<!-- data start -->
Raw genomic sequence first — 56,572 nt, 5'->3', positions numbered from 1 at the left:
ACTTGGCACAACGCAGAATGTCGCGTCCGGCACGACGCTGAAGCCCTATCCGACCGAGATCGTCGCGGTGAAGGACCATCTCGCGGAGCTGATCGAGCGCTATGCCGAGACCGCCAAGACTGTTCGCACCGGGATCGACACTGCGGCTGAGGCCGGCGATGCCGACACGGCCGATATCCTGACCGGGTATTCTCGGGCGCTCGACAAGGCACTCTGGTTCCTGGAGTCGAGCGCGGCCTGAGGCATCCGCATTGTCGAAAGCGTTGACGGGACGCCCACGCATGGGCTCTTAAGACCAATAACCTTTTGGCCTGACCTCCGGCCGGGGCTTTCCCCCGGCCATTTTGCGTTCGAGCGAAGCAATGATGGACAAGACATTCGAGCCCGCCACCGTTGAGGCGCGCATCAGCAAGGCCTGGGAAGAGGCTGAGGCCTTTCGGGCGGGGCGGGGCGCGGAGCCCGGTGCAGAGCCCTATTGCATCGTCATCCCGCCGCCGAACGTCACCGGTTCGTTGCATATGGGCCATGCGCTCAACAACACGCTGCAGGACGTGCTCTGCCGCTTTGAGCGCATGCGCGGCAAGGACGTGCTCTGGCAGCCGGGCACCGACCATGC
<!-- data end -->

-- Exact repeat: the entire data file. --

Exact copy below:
Raw genomic sequence first — 56,572 nt, 5'->3', positions numbered from 1 at the left:
ACTTGGCACAACGCAGAATGTCGCGTCCGGCACGACGCTGAAGCCCTATCCGACCGAGATCGTCGCGGTGAAGGACCATCTCGCGGAGCTGATCGAGCGCTATGCCGAGACCGCCAAGACTGTTCGCACCGGGATCGACACTGCGGCTGAGGCCGGCGATGCCGACACGGCCGATATCCTGACCGGGTATTCTCGGGCGCTCGACAAGGCACTCTGGTTCCTGGAGTCGAGCGCGGCCTGAGGCATCCGCATTGTCGAAAGCGTTGACGGGACGCCCACGCATGGGCTCTTAAGACCAATAACCTTTTGGCCTGACCTCCGGCCGGGGCTTTCCCCCGGCCATTTTGCGTTCGAGCGAAGCAATGATGGACAAGACATTCGAGCCCGCCACCGTTGAGGCGCGCATCAGCAAGGCCTGGGAAGAGGCTGAGGCCTTTCGGGCGGGGCGGGGCGCGGAGCCCGGTGCAGAGCCCTATTGCATCGTCATCCCGCCGCCGAACGTCACCGGTTCGTTGCATATGGGCCATGCGCTCAACAACACGCTGCAGGACGTGCTCTGCCGCTTTGAGCGCATGCGCGGCAAGGACGTGCTCTGGCAGCCGGGCACCGACCATGC